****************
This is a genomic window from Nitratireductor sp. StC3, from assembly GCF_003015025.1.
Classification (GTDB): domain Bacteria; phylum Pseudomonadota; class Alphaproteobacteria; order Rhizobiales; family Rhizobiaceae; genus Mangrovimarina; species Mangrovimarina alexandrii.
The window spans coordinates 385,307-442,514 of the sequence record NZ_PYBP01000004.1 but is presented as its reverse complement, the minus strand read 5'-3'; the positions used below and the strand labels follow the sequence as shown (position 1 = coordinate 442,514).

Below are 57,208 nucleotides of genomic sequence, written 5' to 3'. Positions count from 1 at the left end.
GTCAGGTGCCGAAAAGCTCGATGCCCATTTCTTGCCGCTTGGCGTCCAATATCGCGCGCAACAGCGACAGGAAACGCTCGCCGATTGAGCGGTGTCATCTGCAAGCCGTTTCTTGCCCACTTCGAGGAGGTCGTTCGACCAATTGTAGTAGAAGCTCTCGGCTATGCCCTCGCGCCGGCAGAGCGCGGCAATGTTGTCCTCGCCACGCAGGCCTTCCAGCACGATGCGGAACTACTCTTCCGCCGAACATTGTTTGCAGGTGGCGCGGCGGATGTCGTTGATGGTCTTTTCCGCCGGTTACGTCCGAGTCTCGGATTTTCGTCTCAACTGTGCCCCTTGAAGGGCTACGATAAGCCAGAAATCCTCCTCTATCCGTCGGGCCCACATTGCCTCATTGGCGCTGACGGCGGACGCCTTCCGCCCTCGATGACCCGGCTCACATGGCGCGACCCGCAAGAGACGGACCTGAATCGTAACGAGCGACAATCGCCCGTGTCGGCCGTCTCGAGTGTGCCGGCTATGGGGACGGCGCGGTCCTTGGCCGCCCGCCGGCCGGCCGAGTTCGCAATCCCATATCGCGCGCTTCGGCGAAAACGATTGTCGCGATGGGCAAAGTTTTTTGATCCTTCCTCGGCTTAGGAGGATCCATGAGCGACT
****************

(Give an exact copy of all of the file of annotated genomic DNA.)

This is a genomic window from Nitratireductor sp. StC3, from assembly GCF_003015025.1.
Classification (GTDB): domain Bacteria; phylum Pseudomonadota; class Alphaproteobacteria; order Rhizobiales; family Rhizobiaceae; genus Mangrovimarina; species Mangrovimarina alexandrii.
The window spans coordinates 385,307-442,514 of the sequence record NZ_PYBP01000004.1 but is presented as its reverse complement, the minus strand read 5'-3'; the positions used below and the strand labels follow the sequence as shown (position 1 = coordinate 442,514).

Below are 57,208 nucleotides of genomic sequence, written 5' to 3'. Positions count from 1 at the left end.
GTCAGGTGCCGAAAAGCTCGATGCCCATTTCTTGCCGCTTGGCGTCCAATATCGCGCGCAACAGCGACAGGAAACGCTCGCCGATTGAGCGGTGTCATCTGCAAGCCGTTTCTTGCCCACTTCGAGGAGGTCGTTCGACCAATTGTAGTAGAAGCTCTCGGCTATGCCCTCGCGCCGGCAGAGCGCGGCAATGTTGTCCTCGCCACGCAGGCCTTCCAGCACGATGCGGAACTACTCTTCCGCCGAACATTGTTTGCAGGTGGCGCGGCGGATGTCGTTGATGGTCTTTTCCGCCGGTTACGTCCGAGTCTCGGATTTTCGTCTCAACTGTGCCCCTTGAAGGGCTACGATAAGCCAGAAATCCTCCTCTATCCGTCGGGCCCACATTGCCTCATTGGCGCTGACGGCGGACGCCTTCCGCCCTCGATGACCCGGCTCACATGGCGCGACCCGCAAGAGACGGACCTGAATCGTAACGAGCGACAATCGCCCGTGTCGGCCGTCTCGAGTGTGCCGGCTATGGGGACGGCGCGGTCCTTGGCCGCCCGCCGGCCGGCCGAGTTCGCAATCCCATATCGCGCGCTTCGGCGAAAACGATTGTCGCGATGGGCAAAGTTTTTTGATCCTTCCTCGGCTTAGGAGGATCCATGAGCGACT